- If the binding doesn’t cover the fret edges, you’re looking at a counterfeit.
- If somebody is selling a number of “Gibson” guitars, ask to see every example. Look for inconsistencies and, in particular, check the serial numbers. Counterfeiters often use the exact same serial number on every guitar they make in that style
- If the price is below market average, stop and think. Gibsons hold their value better than most guitars. For example, if you see a Les Paul for sale for under $800, be very cautious about proceeding
There are a number of other strong indicators that can help you to identify whether you’re looking at the real deal. Take a look at our piece about spotting a fake Les Paul to learn even more.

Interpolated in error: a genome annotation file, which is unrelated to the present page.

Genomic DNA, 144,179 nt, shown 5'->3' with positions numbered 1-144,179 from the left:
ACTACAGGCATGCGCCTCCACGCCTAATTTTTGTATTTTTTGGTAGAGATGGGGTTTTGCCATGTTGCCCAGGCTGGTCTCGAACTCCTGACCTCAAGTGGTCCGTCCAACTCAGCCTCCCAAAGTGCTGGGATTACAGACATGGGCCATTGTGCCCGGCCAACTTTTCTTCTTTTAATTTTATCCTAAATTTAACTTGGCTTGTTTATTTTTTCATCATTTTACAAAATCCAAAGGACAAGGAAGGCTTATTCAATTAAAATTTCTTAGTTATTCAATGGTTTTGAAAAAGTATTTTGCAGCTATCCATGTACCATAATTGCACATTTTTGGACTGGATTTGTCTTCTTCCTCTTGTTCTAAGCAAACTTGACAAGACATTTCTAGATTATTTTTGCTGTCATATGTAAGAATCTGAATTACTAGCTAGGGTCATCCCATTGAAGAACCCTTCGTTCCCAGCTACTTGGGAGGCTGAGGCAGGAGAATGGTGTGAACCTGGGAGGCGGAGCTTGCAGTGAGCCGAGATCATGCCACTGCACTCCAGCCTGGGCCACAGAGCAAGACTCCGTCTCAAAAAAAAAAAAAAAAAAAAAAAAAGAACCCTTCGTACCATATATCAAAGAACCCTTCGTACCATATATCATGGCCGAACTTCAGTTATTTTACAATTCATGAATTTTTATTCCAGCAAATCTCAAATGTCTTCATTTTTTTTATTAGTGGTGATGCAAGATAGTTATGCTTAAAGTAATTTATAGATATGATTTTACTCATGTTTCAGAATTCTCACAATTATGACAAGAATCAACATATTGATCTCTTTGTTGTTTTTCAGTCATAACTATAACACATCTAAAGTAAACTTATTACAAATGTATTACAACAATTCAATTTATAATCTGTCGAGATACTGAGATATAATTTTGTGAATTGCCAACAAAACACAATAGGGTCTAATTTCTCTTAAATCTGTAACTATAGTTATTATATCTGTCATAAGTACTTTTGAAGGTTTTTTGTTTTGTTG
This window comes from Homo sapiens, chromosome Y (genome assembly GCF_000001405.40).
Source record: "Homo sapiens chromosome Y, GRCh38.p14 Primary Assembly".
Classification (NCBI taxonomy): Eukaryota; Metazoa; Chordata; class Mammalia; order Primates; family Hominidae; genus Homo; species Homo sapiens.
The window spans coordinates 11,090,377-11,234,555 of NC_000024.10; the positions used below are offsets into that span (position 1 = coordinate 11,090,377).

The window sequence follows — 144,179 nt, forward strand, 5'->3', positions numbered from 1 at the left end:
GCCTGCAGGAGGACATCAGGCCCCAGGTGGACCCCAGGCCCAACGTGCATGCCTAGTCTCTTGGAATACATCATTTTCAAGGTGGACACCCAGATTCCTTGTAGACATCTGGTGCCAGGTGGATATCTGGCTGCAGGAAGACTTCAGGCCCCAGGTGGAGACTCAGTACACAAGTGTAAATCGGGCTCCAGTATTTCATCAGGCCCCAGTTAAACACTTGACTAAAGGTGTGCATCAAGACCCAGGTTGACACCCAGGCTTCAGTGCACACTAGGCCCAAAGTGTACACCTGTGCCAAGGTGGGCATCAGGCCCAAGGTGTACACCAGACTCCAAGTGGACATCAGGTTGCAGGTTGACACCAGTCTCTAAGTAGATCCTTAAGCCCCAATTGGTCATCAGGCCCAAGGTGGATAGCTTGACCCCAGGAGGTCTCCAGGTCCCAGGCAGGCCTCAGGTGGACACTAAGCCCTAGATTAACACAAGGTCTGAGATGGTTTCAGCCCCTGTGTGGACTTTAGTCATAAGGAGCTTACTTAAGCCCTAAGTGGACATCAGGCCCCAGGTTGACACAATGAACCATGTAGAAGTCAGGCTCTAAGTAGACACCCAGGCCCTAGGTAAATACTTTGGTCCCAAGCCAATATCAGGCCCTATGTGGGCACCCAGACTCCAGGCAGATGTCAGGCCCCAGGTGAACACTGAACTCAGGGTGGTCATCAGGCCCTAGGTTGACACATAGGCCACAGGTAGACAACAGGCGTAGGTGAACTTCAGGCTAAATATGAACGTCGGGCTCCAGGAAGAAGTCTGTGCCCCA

Final Thoughts on Chibson Guitars
Whether you choose to proceed with buying a fake Gibson, or Chibson, is up to you. At the end of the day, all you’re gaining by doing so is getting a headstock and a logo. And in many cases, the headstock and the logo will be the biggest giveaways as to the guitar’s authenticity!
Buying replicas, fakes, counterfeits, whatever you want to call them, does harm the guitar industry. Companies spend more money trying to shut down the counterfeiters, which in turn leads to bigger overheads, and increased costs are passed on to the customer in price increases for instruments.
If you can’t afford a Gibson, give some serious thought instead to either buying a used genuine Gibson, or alternately one of the new “Inspired by Gibson” range of guitars from Epiphone. They’re the only other maker officially licensed to make Gibson models under a different brand name. You’ll get an excellent quality guitar for a fraction of the price and you’ll rest easy knowing that you haven’t contributed to organized crime.